It’s early days yet –– and a day in politics is a long time, far less another two years –– but I feel comfortable enough today, based on my continuing analysis of public opinion, to call the next general election for the Opposition Barbados Labour Party (BLP). Barring some cataclysmic development for the BLP between now and then, there’s hardly likely to be any major reversal of plummeting political fortune for the ruling Democratic Labour Party (DLP).
Earlier this week, two days after the third anniversary of the DLP’s phyrric victory in the 2013 general election, the findings of a recent opinion poll were published that basically reinforced what every clear-minded follower of local politics would have been sensing for some time. Namely, that Barbadians have grown tired of struggling to make ends meet under the DLP and are eager to move past the Freundel Stuart administration which they see as ineffective and irrelevant to their needs and aspirations.
Reinforcing the conclusion of a CADRES Poll last year, the privately commissioned Systematic Survey sends what the BLP, especially its leadership, should interpret as a positive message from Barbadians: “We are inclined to go with you, but you first need to get your house in order.”
Therefore, the task before BLP leader Mia Mottley is to move with haste to devise and implement an effective strategy that addresses these concerns of Barbadians, puts their minds at ease, and clearly positions the BLP as the instrument through which they can achieve their desire for change.
Unless Prime Minister Freundel Stuart opts to go for an early election, which is unlikely before next year, Miss Mottley has ample time to address these issues, beginning firstly with her own perception and the perception that the BLP is not fully united behind her leadership.
She must begin internally by holding out an olive branch to disgruntled party members, seeking to heal wounds which currently exist and, by so doing, get the party united, focused and fully ready to respond to the call of the people.
The challenge facing Miss Mottley is not unique. David Thompson had to grapple with similar issues prior to winning the 2008 general election which returned the DLP to office after 14 years in Opposition. Readers should readily recall the bitter internal squabbling that for many years created the perception of a divided DLP.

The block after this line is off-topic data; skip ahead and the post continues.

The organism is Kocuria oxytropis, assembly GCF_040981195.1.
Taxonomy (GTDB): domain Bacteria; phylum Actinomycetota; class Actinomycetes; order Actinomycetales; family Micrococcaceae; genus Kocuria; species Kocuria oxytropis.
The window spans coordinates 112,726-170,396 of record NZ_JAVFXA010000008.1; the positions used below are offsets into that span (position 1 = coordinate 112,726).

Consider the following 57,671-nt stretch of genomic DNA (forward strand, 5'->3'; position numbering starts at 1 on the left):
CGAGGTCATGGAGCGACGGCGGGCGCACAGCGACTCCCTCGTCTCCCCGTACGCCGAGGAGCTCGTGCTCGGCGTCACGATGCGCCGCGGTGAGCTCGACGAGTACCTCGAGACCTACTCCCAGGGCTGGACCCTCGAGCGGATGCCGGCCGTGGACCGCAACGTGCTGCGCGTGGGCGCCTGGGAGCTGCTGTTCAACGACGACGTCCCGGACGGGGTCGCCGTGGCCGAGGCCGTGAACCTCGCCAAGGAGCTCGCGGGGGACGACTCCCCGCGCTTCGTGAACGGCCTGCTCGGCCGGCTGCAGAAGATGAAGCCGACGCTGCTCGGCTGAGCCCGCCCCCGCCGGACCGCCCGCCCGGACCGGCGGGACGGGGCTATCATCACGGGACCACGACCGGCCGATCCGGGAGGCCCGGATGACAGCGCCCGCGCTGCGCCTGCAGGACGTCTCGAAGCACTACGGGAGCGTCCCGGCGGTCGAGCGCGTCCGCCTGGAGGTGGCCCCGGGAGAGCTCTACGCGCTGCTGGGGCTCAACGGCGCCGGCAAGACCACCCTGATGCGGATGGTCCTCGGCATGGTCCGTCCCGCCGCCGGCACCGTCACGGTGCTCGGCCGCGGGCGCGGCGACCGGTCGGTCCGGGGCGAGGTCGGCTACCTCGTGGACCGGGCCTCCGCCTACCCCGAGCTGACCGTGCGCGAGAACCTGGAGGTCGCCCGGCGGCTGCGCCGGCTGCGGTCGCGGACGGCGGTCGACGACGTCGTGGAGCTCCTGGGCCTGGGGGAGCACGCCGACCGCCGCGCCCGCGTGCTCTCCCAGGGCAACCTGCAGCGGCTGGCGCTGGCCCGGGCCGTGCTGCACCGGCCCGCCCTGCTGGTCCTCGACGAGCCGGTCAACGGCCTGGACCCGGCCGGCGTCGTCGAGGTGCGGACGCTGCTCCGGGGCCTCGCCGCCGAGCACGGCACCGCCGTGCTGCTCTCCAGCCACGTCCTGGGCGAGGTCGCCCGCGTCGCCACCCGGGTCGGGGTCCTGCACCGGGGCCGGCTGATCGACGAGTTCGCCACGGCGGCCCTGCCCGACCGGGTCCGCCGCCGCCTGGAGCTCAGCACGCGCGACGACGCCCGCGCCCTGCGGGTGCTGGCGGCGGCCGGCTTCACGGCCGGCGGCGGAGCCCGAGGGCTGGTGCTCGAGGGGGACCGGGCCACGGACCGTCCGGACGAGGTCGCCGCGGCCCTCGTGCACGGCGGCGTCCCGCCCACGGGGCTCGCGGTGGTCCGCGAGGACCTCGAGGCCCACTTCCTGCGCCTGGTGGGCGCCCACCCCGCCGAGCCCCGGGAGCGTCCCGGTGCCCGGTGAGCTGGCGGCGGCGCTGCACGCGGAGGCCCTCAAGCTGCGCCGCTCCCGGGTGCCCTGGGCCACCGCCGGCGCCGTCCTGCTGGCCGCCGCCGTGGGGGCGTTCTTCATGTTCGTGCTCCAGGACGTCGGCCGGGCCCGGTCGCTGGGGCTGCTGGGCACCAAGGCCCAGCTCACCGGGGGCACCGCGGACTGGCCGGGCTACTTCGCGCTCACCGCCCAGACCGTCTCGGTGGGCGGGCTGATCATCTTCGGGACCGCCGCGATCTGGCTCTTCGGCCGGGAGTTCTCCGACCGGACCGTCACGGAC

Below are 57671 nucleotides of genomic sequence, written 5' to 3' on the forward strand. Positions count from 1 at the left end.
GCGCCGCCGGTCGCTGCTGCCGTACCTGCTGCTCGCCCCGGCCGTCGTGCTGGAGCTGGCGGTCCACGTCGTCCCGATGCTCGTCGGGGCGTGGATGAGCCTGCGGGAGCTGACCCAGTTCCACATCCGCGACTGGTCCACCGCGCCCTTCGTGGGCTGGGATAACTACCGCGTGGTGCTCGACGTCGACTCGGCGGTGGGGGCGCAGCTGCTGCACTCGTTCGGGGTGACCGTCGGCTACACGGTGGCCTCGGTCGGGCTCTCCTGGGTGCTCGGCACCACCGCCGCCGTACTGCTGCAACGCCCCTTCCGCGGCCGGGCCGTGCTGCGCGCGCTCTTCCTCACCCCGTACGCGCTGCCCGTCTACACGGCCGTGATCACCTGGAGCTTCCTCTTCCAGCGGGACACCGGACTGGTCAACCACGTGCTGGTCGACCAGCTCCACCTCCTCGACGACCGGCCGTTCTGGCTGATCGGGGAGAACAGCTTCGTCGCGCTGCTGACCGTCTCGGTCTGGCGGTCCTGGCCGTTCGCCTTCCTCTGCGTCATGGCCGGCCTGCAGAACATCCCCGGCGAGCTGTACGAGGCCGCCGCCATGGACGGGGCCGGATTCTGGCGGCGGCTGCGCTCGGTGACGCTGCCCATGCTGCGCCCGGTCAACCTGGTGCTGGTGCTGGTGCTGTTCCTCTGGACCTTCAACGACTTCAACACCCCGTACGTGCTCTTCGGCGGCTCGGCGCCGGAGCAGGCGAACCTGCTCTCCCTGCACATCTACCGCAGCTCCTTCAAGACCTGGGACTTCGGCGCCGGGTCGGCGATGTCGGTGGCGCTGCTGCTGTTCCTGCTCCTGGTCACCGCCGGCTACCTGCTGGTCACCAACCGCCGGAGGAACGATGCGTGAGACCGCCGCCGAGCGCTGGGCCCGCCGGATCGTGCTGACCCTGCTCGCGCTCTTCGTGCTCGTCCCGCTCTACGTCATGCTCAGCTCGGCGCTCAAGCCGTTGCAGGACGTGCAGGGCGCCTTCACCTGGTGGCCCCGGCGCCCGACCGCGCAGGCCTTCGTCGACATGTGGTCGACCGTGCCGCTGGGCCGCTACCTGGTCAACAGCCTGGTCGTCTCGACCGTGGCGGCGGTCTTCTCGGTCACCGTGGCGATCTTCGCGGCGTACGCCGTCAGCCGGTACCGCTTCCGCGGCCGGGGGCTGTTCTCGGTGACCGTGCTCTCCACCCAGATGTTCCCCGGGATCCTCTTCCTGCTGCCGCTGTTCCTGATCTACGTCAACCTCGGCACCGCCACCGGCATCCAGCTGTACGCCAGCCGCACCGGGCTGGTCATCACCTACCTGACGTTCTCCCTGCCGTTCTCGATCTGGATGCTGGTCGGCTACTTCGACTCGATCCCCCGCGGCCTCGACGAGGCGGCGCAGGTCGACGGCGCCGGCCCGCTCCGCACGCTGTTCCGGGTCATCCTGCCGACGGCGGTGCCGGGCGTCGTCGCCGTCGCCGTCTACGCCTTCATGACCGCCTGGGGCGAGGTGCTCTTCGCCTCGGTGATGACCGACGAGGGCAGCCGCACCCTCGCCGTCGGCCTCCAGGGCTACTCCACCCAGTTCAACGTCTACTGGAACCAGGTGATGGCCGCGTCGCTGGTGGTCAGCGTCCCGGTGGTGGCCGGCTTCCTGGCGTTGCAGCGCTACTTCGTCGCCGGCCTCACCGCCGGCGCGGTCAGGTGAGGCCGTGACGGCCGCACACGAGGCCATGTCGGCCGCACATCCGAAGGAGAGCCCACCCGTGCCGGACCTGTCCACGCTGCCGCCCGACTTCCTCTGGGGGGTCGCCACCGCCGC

Thompson too faced his own perception issues because the BLP propaganda machine had done such a good hatchet job on him that many Barbadians had serious misgivings about his ability to lead. He rose to the challenge and triumphed.
I, along with fellow political strategist Hartley Henry, can claim some credit for turning around Thompson’s image and the DLP’s fortunes. When then Prime Minister Owen Arthur singled out both of us by name for attack in his address to the final BLP annual conference before the 2008 general election, I quietly smiled. It was confirmation of the effectiveness of what we were doing, especially in repositioning the BLP in the minds of voters. If it were not so, Arthur would have simply ignored us. Miss Mottley, therefore, can draw inspiration from Thompson’s experience.
There are at least two other significant reasons why the next general election is the BLP’s to win. The first relates to the fact that the BLP tends to enter an election battle with a major psychological advantage over the DLP. The problem is largely of the Dems’ own making.
Compared with BLP supporters who generally come across as confident, even in the face of adversity, the Dems have consistently demonstrated a tendency not to believe in themselves. The DLP rank and file are more inclined to be filled with doubt, especially when things seem not to be going in their favour.